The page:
Subject: Re: passing in the booted kernel name...?
To: Charlie Root <>
From: Paul Goyette <>
List: tech-kern
Date: 01/09/1999 04:52:51
Well, one good example comes to mind:

On the mac68k port, there is an option to load the kernel from a
MacOS filesystem.  The kernel loaded this way may or may not exist
in the NetBSD world, but there is _definitely_ no way to access it
from within NetBSD, since we don't have a MacOSfs!

On Sat, 9 Jan 1999, Charlie Root wrote:

> I think I know less about BSD kernels than anyone else, but this
> one appears easy.  I may look like a fool after I've said it, but,
> hey, it's how you learn.  When flaming me, please be specific.
> David Brownlee wrote:
> >         We should really make machdep.booted_kernel a MI variable -
> >         all ports would benefit (or at the worst not fail), from this
> >         facility. At the moment if you boot '/netbsd.test' everything
> >         will run against /netbsd, which is just... lame.
> You appear to be talking about a communication between
> the bootloader and the kernel.  Why would this be hard?
> One would seem to want a clever hack.
> >
> >
> >         For netbooted or similar environments where you cannot access
> >         the original kernel you could at least check for the same filename
> >         in the root filesystem. It might be wrong, but it will be right
> >         much more often than the current situation...
> Why can't you access the original kernel?  What prevents the invention
> of a convention by which the kernel and the bootloader, whatever it
> may be, from sharing a preconfigured block of memory, even across
> platforms?  This does not seem like rocket science to me.  The problem
> is doing it in a way that survives ports across machine architectures.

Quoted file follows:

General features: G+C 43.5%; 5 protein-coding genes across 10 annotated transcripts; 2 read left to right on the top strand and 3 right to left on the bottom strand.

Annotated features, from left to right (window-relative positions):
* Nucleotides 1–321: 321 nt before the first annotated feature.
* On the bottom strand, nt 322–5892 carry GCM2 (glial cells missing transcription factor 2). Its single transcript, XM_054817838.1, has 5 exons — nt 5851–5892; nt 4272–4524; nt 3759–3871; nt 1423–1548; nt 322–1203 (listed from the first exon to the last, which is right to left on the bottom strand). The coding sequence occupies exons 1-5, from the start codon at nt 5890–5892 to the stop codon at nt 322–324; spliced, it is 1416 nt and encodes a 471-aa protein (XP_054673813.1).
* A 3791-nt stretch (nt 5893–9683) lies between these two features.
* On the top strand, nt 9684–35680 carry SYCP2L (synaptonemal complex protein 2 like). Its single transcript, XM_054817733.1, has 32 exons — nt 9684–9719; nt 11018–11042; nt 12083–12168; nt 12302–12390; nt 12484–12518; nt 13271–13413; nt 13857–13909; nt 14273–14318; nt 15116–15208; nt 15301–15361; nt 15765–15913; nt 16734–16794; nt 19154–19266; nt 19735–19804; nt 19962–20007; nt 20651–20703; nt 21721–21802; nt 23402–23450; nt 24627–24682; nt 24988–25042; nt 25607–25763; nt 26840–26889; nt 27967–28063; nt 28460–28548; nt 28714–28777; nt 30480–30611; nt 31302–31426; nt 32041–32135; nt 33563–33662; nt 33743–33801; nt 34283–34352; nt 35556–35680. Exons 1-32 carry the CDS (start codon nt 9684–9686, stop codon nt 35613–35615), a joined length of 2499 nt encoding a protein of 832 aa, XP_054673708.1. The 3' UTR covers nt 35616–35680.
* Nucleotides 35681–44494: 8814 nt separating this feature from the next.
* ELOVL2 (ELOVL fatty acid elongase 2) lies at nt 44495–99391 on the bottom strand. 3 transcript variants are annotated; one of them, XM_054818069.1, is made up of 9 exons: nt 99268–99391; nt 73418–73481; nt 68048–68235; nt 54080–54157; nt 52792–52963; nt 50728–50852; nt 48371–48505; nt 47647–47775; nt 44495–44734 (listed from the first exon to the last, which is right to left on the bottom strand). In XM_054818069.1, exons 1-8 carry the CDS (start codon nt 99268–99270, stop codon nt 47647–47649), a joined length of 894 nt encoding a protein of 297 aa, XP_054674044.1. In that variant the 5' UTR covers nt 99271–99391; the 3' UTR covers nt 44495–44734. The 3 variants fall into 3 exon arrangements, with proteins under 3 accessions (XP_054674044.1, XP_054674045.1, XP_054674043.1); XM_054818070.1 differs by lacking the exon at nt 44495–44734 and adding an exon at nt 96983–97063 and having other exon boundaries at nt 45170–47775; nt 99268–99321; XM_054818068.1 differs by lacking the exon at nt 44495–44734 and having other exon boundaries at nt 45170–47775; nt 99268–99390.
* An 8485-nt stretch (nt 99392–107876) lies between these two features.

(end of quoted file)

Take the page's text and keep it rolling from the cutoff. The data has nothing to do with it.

> >
> >
> >                 David/absolute
> >
> >                   -=- Why _do_ we crucify ourselves?  -=-
> >
> > On Sat, 9 Jan 1999 wrote:
> >
> > >
> > > said:
> > > > I was thinking of some more general way of accomplishing what
> > > > machdep.booted_kernel does, i.e. mostly where to point kvm_mkdb at.
> >
> What Soren wants sounds reasonable.  The bootloader knows where it
> got things from including, if a netloaded kernel, what the TCP/IP or other
> network configuration data was.  Presumably, this being NET-BSD, the
> kernel will be able to drive the network as well.
> Is there, hence, a way for the bootloader to leave behind, in a manner that
> survives all supported and future architectures, a block of memory the
> kernel can read, a short letter of love and trust from the bootloader,
> telling the kernel from whence it came?  This seems to be what is wanted.
> Bootloaders are machine specific to the extent that few machines share
> instruction sets.  This can be used to advantage.  A bootloader knows
> the unconditional jump instruction for its processor.  It can place this,
> by convention, at the head of the kernel leaving just enough space for
> whatever information is desired that the bootloader communicates.
> This can be an original filesystem, a mount point, or a set of network
> configuration parameters so that the kernel can read this data and
> know from whence it came (which it can use to get back there if it
> so desires and the necessary driver is in that kernel).
> Say that one leaves a 1k space at the head of the kernel, reserves 16
> bytes for now for the jump instruction, and uses the rest as structured
> data.  If the kernel is configured so as leave this space addressable,
> the communication mechanism is now in place.  I suggest the head
> of the kernel as it will be there despite future growth, the load
> of additional drivers or varying upper memory limits.
> Granted that it is a hack, and ugly, but it should be workable.  The
> details of where to put it depend on the bootloader and kernel
> cooperating only to the extent that the kernel can make the
> statement "My first 1k is my bootloader's message to me."  It
> should be able to reside in nearly any code space since it requires
> only to be read.
> That's it.  How badly did I do?
> --
> It is not enough that I should win.  Everyone else must lose.

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